IRAQ: Cabinet approves plan for total U.S. troop withdrawal in 2011
After months of tense negotiations and countless amendments, Iraq's Cabinet today approved a Status of Forces Agreement that outlines the future of American troops in Iraq. Under the plan, which now goes to the Parliament, U.S. troops would pull out of Iraqi cities by the end of June 2009 and would leave the country by the end of 2011.
But some opponents say they want a total withdrawal sooner than 2011; others say, whatever the final plan, it should be approved not by politicians but by the public in a referendum.
If you look closely at the photograph above, taken during the Cabinet's vote, you'll notice one hand not raised. The minister with her hands folded in front of her represents the main Sunni bloc in Parliament, which says the public, not Parliament, should decide on such an important pact. Also opposing the pact are lawmakers from Shiite cleric Muqtada Sadr's bloc. Sadr on Friday threatened to revive armed elements of his Mahdi Army militia and return to war with U.S. forces if such an agreement is allowed to go through.
Despite these differences, the Cabinet approval had been anticipated following Prime Minister Nouri Maliki's decision to accept what he concluded was the best deal Iraq was going to get from the Americans. That deal includes the firm withdrawal dates, which will not be based on conditions on the ground as the United States had initially wanted. As government spokesman Ali Dabbagh made clear after the Cabinet vote, those dates are "final and decided."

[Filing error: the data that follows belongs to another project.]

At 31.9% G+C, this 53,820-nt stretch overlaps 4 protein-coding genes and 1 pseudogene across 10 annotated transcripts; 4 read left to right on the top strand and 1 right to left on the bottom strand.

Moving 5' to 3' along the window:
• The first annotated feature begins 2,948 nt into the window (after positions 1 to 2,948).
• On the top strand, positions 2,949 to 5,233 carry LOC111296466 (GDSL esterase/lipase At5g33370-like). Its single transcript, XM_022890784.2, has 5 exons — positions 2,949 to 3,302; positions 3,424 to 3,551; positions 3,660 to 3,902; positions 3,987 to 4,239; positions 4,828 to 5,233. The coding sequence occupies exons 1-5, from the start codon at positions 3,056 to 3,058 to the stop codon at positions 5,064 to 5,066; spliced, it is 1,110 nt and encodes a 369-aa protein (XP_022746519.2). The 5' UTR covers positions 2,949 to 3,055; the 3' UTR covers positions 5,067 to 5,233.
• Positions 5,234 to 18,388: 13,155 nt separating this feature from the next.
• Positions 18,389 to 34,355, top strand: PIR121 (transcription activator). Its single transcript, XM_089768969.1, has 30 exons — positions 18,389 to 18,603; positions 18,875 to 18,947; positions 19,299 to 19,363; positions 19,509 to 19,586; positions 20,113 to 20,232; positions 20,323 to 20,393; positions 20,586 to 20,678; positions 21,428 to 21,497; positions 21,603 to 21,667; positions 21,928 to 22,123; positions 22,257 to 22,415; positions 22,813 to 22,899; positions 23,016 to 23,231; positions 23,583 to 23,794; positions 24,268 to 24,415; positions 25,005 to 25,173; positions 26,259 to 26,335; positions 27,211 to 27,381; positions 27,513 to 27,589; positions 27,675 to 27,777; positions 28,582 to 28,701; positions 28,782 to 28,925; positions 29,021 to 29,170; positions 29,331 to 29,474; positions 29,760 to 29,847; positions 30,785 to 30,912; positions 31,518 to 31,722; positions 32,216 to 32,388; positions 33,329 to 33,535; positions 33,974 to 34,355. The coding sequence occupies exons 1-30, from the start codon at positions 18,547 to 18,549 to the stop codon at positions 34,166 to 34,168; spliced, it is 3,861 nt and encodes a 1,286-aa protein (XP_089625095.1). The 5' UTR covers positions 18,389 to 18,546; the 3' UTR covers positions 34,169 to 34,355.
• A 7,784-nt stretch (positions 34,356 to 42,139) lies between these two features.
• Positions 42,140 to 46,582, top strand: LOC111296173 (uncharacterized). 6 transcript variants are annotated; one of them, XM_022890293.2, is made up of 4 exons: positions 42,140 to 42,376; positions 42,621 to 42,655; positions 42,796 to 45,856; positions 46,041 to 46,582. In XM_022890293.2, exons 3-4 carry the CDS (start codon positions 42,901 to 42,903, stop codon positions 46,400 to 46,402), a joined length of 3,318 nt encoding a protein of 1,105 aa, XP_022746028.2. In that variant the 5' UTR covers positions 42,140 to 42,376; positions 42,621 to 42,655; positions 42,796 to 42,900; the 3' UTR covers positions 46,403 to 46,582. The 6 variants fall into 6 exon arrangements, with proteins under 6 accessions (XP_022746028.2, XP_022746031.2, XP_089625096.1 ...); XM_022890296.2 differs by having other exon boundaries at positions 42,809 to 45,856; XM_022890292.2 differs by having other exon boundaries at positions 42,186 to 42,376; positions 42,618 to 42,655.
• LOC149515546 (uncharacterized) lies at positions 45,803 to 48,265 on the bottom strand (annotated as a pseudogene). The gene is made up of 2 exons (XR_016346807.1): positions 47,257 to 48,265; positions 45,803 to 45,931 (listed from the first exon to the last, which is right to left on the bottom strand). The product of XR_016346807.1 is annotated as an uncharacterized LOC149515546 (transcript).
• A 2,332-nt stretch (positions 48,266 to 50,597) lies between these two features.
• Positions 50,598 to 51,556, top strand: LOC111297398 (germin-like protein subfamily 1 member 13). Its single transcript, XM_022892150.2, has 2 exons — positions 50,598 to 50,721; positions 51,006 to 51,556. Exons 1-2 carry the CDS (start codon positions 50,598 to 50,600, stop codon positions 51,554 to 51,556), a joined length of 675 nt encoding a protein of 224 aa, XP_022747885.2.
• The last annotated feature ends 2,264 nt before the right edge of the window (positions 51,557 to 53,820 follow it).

Whatever concessions the United States made to get the pact approved, a statement issued from a U.S. Embassy representative in Iraq said the Americans welcomed the Cabinet vote. "This is an important and positive step," the statement said.
Other major elements of the pact include a ban on U.S. forces searching and raiding homes without Iraqi approval, the right of Iraqis to search shipments of weapons and other packages coming into the country for U.S. recipients, and the right of Iraq's justice system to prosecute American troops for serious crimes under some circumstances.
The question now is what will happen when the pact goes before Parliament, presumably this week. Will the pact's detractors try to prevent its passage, perhaps by staging walkouts and denying Parliament a quorum? Will Sadr make good on his vow to send his personal brigade into battle against the pact? If it passes Parliament, will Sunni Vice President Tariq Hashimi, who has led the call for a referendum, use his power on the presidency countil to veto it?
As one lawmaker said of the potential hurdles facing the legislature, "This will be an adventure."
--Times staff writers
Photo: The Iraqi Cabinet votes on the Status of Forces Agreement. Courtesy: Government of Iraq parliament.